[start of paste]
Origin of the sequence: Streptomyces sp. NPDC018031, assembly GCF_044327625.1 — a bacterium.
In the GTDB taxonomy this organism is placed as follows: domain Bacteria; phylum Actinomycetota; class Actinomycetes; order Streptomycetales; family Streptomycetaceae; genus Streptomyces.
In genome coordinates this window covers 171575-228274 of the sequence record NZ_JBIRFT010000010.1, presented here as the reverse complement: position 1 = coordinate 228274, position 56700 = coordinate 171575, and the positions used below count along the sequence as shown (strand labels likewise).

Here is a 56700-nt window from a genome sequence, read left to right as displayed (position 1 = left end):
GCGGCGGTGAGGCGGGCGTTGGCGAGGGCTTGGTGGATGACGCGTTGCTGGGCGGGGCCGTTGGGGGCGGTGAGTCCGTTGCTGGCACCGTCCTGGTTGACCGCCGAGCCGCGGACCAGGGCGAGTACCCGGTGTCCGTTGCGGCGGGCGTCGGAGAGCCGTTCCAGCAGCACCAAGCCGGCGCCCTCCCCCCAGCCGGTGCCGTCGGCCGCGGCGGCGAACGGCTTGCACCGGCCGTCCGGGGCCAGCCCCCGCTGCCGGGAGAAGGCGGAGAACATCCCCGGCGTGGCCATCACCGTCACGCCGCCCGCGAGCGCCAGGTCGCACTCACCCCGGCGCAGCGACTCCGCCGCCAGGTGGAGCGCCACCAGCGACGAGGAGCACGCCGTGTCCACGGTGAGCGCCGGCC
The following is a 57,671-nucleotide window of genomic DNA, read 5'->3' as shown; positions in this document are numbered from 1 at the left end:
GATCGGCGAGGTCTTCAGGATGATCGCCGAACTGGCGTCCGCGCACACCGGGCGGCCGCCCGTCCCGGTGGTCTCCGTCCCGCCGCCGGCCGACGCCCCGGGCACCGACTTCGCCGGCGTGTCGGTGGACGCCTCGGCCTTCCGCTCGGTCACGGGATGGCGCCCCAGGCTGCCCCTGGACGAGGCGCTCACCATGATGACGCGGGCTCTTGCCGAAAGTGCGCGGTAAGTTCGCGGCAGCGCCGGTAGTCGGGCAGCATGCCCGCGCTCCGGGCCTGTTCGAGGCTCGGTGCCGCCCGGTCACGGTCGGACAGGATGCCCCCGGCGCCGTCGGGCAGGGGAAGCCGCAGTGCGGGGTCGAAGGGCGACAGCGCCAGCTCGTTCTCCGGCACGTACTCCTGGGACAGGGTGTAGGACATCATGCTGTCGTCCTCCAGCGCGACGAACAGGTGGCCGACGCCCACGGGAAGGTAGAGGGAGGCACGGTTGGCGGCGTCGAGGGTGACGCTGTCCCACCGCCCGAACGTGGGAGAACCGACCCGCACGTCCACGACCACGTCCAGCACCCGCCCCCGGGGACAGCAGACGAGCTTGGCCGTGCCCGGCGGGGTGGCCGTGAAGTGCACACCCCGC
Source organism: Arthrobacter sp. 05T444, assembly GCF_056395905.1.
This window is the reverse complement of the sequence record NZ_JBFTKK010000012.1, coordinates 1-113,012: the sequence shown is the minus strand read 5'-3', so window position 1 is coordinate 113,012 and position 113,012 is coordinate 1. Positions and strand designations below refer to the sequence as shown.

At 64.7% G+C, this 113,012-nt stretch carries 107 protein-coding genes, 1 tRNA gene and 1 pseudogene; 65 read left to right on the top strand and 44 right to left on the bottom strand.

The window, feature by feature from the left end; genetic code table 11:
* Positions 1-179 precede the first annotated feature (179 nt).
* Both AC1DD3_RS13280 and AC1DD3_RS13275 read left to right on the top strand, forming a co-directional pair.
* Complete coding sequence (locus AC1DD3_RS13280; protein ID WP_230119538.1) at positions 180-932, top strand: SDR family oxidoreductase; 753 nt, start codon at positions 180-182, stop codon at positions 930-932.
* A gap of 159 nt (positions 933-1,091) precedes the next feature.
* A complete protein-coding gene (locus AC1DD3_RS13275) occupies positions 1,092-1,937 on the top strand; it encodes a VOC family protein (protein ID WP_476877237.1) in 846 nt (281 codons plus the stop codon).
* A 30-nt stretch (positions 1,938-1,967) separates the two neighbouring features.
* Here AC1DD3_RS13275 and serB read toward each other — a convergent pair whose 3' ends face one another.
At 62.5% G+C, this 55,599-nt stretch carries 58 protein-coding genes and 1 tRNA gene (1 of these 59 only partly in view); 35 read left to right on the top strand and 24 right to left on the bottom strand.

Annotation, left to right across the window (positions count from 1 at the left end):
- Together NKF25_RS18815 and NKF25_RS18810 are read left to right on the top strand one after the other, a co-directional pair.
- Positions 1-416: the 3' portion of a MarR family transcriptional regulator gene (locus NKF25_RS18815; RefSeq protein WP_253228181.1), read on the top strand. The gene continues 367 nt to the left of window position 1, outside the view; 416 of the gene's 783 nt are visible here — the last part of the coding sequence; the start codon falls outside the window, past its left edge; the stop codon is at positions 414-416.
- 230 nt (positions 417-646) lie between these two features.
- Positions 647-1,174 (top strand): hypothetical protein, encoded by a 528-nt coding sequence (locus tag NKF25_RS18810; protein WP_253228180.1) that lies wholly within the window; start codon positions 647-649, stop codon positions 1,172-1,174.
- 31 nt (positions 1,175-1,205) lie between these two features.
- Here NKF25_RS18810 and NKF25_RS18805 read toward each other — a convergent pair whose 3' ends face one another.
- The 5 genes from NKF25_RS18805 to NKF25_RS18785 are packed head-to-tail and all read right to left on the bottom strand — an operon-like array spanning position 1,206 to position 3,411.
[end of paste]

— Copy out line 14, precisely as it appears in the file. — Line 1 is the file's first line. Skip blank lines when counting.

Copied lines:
* Complete coding sequence (locus AC1DD3_RS13280; protein ID WP_230119538.1) at positions 180-932, top strand: SDR family oxidoreductase; 753 nt, start codon at positions 180-182, stop codon at positions 930-932.